The 10 Best Movies Every Russian Knows

The Barber of Siberia | © Mosfilm
The Barber of Siberia | © Mosfilm
Photo of Dasha Fomina
6 March 2017

Russian cinematography is as versatile as the country’s history: there are Soviet classics, post-soviet art-house movies and modern blockbusters. No matter what genre you’re looking for, there are great finds for cinema lovers. It wasn’t easy, but we’ve picked 10 great movies, every Russian knows.

Moscow Does Not Believe in Tears

The Academy Award winner in the Best Foreign Language Film category, 1981, Moscow Does Not Believe in Tears tells a tale of three young women, trying to make it in a big city. The action takes place in 1958, and then we see the same characters 20 years later. It’s a life-affirming story of first love and betrayal, lifelong friendship, achieving your dreams against all the odds and finding the right one when you least expect it.

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Pirates of the 20th Century

A box office leader of 1980, Pirates of the 20th Century is the highest grossing Soviet movie of all time. Directed by Boris Durov, the action-packed film follows the story of a Soviet cargo ship, carrying a load of medical opium for hospitals, as it gets attacked by pirates. After most of the team has been brutally murdered, those who are left must escape from the sinking ship, fight the pirates and get back the snatched opium.

Irony of Fate

By making this movie, Eldar Ryazanov took a step into immortality, since Irony of Fate is now broadcast every year on New Year’s Eve in Russia. The male movie protagonist Zhenya Lukashin wakes up hungover on New Years Eve after a celebration of his forthcoming wedding, only to discover that he’s in a stranger’s apartment in St Petersburg. The bride-to-be is waiting for him in Moscow to see the New Year in together. The main female protagonist, Nadia returns home for a New Year celebration with her fiancé, but instead finds a drunk stranger sleeping in her bed. This 1976 romantic comedy has everything: an unconventional love story, talented actors, humour with a touch of sadness, great music and poetry, so no wonder it’s one of the most successful Russian movies ever made.

Irony of Fate | © Mosfilm

The Diamond Arm

Made by the legendary Soviet director Leonid Gaidai, The Diamond Arm is the third highest grossing film in the Soviet history. Based on a news piece about Swiss criminals transporting jewelry in a plaster cast, the story follows Semyon Gorbunkov, a quiet family man, as he visits Italy, gets confused for a jewelry smuggler, and has his broken arm encased in a jewelry-filled plaster cast. Unaware of what’s inside the cast, Gorbunkov returns home, but his life will never be the same, since the smugglers are serious about getting their jewelry back.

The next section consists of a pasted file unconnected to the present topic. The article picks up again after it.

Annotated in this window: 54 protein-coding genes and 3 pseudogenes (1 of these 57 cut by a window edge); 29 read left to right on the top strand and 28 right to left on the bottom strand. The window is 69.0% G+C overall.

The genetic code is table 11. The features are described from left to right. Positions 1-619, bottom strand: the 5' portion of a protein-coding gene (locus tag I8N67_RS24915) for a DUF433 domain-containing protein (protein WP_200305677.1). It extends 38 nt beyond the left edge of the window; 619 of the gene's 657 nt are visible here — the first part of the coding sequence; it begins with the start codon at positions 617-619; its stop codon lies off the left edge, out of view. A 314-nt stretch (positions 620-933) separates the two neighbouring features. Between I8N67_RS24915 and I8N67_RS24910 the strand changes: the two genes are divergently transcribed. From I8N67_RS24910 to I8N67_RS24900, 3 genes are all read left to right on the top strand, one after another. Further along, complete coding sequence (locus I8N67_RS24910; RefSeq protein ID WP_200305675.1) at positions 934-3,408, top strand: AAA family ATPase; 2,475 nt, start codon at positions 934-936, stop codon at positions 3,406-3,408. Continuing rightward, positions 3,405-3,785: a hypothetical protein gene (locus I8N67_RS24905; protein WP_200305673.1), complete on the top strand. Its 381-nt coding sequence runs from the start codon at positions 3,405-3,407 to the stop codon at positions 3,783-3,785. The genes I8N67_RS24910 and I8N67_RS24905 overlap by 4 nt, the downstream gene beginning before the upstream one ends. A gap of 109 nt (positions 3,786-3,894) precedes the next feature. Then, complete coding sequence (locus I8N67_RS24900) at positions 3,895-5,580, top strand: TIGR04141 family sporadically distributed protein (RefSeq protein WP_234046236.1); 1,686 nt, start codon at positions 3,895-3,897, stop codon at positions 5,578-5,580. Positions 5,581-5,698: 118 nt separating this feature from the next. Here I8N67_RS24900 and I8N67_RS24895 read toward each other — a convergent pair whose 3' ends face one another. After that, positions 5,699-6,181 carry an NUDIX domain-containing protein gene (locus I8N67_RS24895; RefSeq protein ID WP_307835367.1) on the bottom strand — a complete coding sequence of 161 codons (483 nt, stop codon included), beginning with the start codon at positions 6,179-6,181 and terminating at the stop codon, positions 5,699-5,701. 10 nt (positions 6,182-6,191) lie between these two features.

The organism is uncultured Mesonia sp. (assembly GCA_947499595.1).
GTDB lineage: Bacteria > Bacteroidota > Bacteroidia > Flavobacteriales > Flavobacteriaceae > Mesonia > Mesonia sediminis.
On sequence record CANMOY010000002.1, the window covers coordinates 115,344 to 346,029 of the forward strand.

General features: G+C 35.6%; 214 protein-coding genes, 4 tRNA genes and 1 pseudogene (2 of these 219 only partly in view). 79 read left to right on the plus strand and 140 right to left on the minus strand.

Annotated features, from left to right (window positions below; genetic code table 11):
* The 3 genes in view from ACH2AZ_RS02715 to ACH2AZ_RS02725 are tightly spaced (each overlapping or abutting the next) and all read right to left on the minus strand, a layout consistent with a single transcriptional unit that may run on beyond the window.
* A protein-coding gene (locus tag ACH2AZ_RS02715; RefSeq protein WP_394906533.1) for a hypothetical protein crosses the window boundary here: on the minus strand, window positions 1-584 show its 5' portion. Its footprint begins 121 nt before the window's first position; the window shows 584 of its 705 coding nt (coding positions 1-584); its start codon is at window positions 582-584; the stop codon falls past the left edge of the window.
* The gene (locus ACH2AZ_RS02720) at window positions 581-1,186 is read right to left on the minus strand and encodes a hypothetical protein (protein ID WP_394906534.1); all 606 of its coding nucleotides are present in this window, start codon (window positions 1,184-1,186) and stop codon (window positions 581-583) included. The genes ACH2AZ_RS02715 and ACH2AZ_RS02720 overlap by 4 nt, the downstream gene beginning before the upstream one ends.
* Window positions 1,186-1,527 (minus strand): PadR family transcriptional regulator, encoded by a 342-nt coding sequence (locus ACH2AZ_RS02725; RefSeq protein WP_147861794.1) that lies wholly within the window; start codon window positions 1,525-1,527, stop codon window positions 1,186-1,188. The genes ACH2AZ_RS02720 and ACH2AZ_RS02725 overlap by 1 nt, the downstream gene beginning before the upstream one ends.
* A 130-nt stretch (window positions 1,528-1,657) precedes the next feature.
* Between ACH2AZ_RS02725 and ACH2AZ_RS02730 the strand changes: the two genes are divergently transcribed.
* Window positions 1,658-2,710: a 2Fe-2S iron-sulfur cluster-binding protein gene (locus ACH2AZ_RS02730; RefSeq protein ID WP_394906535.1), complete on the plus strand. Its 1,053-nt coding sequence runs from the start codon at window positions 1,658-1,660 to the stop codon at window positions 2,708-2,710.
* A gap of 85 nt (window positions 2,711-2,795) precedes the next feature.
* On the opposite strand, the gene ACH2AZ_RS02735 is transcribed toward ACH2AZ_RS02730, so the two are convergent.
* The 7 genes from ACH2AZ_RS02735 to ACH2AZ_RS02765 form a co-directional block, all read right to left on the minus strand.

Office Romance

Another romantic comedy by Eldar Ryazanov, Office Romance was the box-office leader of 1978 and still enjoys wide popularity across former Soviet republics. The movie follows the unfolding romance between career-driven Ludmila Kalugina, and her subordinate, Anatoly Novoseltsev, as the two transition from mutual antipathy to love. The action takes place during the so-called Era of Stagnation, and the movie comically depicts everyday life during this period.

Office Romance | © Mosfilm

Air Crew

The first Soviet airplane disaster movie, Air Crew was directed by Alexander Mitta in 1980. The plot centers on four members of an air crew, each with a complicated and rather sad backstory, as they fly on a rescue mission to the fictional town of Bidri, shattered by an earthquake. The crew must save the citizens and escape the lava encased town, all while dealing with their personal drama. In 2016 a movie under the same name was released, which, as the creators say, reuses some elements of the original movie.

The Dawns Here Are Quiet

A heart-wrenching movie adaptation of Boris Vasilyev’s novel, this 1972 Soviet war drama brought its director Stanislav Rostotsky an Academy Award nomination for the Best Foreign Language Film. The story follows a unit of Russian female soldiers as they go on a mission in the forests of Karelia during World War II. Shot in black and white, the movie occasionally shifts to color and shows us the only survivor of the mission, visiting this very area 30 years later, in the summer of 1972.

The Dawns Here Are Quiet | © Gorky Film Studio

Gentlemen of Fortune

The Soviet box-office leader of 1972, Gentlemen of Fortune represents a stellar point in the career of its director Aleksandr Seryj. Based on the director’s prison experience, the movie centers on a quiet and friendly kindergarten director Troshkin who happens to be a look-alike of a notorious criminal nicknamed Docent. The latter has stolen the golden helmet of Alexander the Great from an archaeological expedition and hidden it. Troshkin agrees to help police find the antiquity, and to do that he has to go to prison, pretending to be the real Docent and meet his gang.

The Barber of Siberia

A beautifully made costume drama by Nikita Mikhalkov, The Barber of Siberia tells a tragic story of romance between an American woman and a young Russian cadet, Andrej Tolstoy. As always Mikhalkov assembles the perfect cast, conveys complex emotions and masterfully illustrates traditions and everyday life of pre-revolution Russia.


Arguably the most popular modern Russian movie, Brother is a 1997 crime drama directed by Alexey Balabanov. Set in 1996 Saint Petersburg, the movie gives a glimpse of the so-called Dashing 90-s and introduces one of Russia’s iconic movie characters, Danila Bagrov, whose stretched out sweater and army boots are responsible for an era of Russian male fashion. The soundtrack is just as good as the movie itself and features some of the best Russian 90s rock music.

Brother | © STB Film Company